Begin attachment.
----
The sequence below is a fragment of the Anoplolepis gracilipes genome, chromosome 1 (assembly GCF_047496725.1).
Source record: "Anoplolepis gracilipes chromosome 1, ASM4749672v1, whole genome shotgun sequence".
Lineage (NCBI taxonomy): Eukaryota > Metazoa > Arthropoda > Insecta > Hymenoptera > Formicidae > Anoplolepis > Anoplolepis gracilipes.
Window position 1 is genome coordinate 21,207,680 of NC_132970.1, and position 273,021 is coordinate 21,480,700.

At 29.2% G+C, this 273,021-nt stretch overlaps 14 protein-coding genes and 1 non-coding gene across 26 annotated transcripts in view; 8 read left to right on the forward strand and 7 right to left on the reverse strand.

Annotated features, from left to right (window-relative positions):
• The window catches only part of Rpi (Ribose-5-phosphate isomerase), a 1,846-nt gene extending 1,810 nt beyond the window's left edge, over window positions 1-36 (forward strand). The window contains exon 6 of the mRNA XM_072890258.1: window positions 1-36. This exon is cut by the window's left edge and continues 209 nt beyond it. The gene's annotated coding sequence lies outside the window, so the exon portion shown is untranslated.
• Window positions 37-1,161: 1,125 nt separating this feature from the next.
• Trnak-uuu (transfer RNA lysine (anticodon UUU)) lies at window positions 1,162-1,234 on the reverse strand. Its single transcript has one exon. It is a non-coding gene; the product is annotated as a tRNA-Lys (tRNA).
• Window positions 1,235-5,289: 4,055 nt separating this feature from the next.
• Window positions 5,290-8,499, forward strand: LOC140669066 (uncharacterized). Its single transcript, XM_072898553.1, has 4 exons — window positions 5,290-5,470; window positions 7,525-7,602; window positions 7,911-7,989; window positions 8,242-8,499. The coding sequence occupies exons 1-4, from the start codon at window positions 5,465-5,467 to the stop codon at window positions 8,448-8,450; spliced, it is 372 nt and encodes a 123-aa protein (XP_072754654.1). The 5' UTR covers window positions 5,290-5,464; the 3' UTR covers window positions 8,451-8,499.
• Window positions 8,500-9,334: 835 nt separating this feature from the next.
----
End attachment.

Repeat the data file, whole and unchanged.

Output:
The sequence below is a fragment of the Anoplolepis gracilipes genome, chromosome 1 (assembly GCF_047496725.1).
Source record: "Anoplolepis gracilipes chromosome 1, ASM4749672v1, whole genome shotgun sequence".
Lineage (NCBI taxonomy): Eukaryota > Metazoa > Arthropoda > Insecta > Hymenoptera > Formicidae > Anoplolepis > Anoplolepis gracilipes.
Window position 1 is genome coordinate 21,207,680 of NC_132970.1, and position 273,021 is coordinate 21,480,700.

At 29.2% G+C, this 273,021-nt stretch overlaps 14 protein-coding genes and 1 non-coding gene across 26 annotated transcripts in view; 8 read left to right on the forward strand and 7 right to left on the reverse strand.

Annotated features, from left to right (window-relative positions):
• The window catches only part of Rpi (Ribose-5-phosphate isomerase), a 1,846-nt gene extending 1,810 nt beyond the window's left edge, over window positions 1-36 (forward strand). The window contains exon 6 of the mRNA XM_072890258.1: window positions 1-36. This exon is cut by the window's left edge and continues 209 nt beyond it. The gene's annotated coding sequence lies outside the window, so the exon portion shown is untranslated.
• Window positions 37-1,161: 1,125 nt separating this feature from the next.
• Trnak-uuu (transfer RNA lysine (anticodon UUU)) lies at window positions 1,162-1,234 on the reverse strand. Its single transcript has one exon. It is a non-coding gene; the product is annotated as a tRNA-Lys (tRNA).
• Window positions 1,235-5,289: 4,055 nt separating this feature from the next.
• Window positions 5,290-8,499, forward strand: LOC140669066 (uncharacterized). Its single transcript, XM_072898553.1, has 4 exons — window positions 5,290-5,470; window positions 7,525-7,602; window positions 7,911-7,989; window positions 8,242-8,499. The coding sequence occupies exons 1-4, from the start codon at window positions 5,465-5,467 to the stop codon at window positions 8,448-8,450; spliced, it is 372 nt and encodes a 123-aa protein (XP_072754654.1). The 5' UTR covers window positions 5,290-5,464; the 3' UTR covers window positions 8,451-8,499.
• Window positions 8,500-9,334: 835 nt separating this feature from the next.